Objective: To determine the rate of pregnancy-associated hospitalized assaults in a multistate population and whether they have any increased assault risk versus nonpregnant counterparts.
Methods: An International Classification of Diseases, 9th Revision (ICD-9-CM) pregnancy and injury criterion was applied to 1997 statewide hospital discharge data from 19 states (52% of the female population age 15-49 years). Cases were classified as assault-related with and without pregnancy-associated diagnoses. Pregnancy-associated and all women were compared using demographic specific rate ratios and severity stratification.
Results: There were 7402 assault-related injuries among all women ages 15-49; 745 (10%) were pregnancy-associated. The incidence of assaults involving hospitalizations was 65 per 100,000 person-years for pregnant women versus 21 per 100,000 for all women (rate ratio 3.14; 95% confidence interval [CI] 2.04, 3.39). Pregnant women were younger (mean age 24.2 versus 30.8 years), their average length of stay was shorter (2.6 versus 4.0 days), their mean injury severity score was less (2.5 versus 4.9), and the median charge per stay was lower ($3351 versus $6775). Unadjusted age-specific rate ratios (pregnant versus all women) for assaults were significantly higher for younger women 15-19 (rate ratio 7.22; 95% CI 4.81, 8.38), but when restricted to cases with injury severity scores of at least 4, most differences in rate ratios disappeared, except in the youngest women.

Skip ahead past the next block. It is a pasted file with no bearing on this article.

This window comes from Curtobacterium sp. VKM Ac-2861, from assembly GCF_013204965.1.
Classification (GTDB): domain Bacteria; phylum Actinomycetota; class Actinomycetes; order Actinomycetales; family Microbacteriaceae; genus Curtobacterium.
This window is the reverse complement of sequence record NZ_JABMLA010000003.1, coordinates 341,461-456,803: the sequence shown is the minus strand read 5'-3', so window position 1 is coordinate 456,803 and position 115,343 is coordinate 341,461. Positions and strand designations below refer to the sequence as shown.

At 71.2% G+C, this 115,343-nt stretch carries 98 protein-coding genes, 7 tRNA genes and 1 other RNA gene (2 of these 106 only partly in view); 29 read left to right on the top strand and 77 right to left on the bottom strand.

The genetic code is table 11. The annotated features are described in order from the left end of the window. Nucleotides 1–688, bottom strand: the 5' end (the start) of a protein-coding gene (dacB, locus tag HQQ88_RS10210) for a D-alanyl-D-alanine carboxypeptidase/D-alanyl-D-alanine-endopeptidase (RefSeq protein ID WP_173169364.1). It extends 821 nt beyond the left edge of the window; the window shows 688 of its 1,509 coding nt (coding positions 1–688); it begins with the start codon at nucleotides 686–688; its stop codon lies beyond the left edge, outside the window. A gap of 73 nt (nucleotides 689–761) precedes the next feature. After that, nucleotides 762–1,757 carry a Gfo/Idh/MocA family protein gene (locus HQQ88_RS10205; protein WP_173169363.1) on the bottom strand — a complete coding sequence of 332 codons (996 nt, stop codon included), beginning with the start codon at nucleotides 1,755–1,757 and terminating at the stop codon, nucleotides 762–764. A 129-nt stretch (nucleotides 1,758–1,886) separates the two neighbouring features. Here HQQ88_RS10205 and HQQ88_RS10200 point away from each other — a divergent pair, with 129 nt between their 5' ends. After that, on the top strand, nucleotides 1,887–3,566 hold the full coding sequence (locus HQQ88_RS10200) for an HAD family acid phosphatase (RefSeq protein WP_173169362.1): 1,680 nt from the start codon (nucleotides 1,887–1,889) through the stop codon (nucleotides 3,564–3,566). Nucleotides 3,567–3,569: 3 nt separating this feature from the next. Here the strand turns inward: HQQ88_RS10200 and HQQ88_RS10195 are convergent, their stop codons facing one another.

Conclusion: While pregnant women were more likely to be hospitalized for assaults, most of the increase is associated with their lower hospital admission threshold and increased rates of both pregnancy and assaults among young and nonwhite women. Practitioners should perhaps think of pregnant women more as a "sensitive" rather than a "high-risk" group.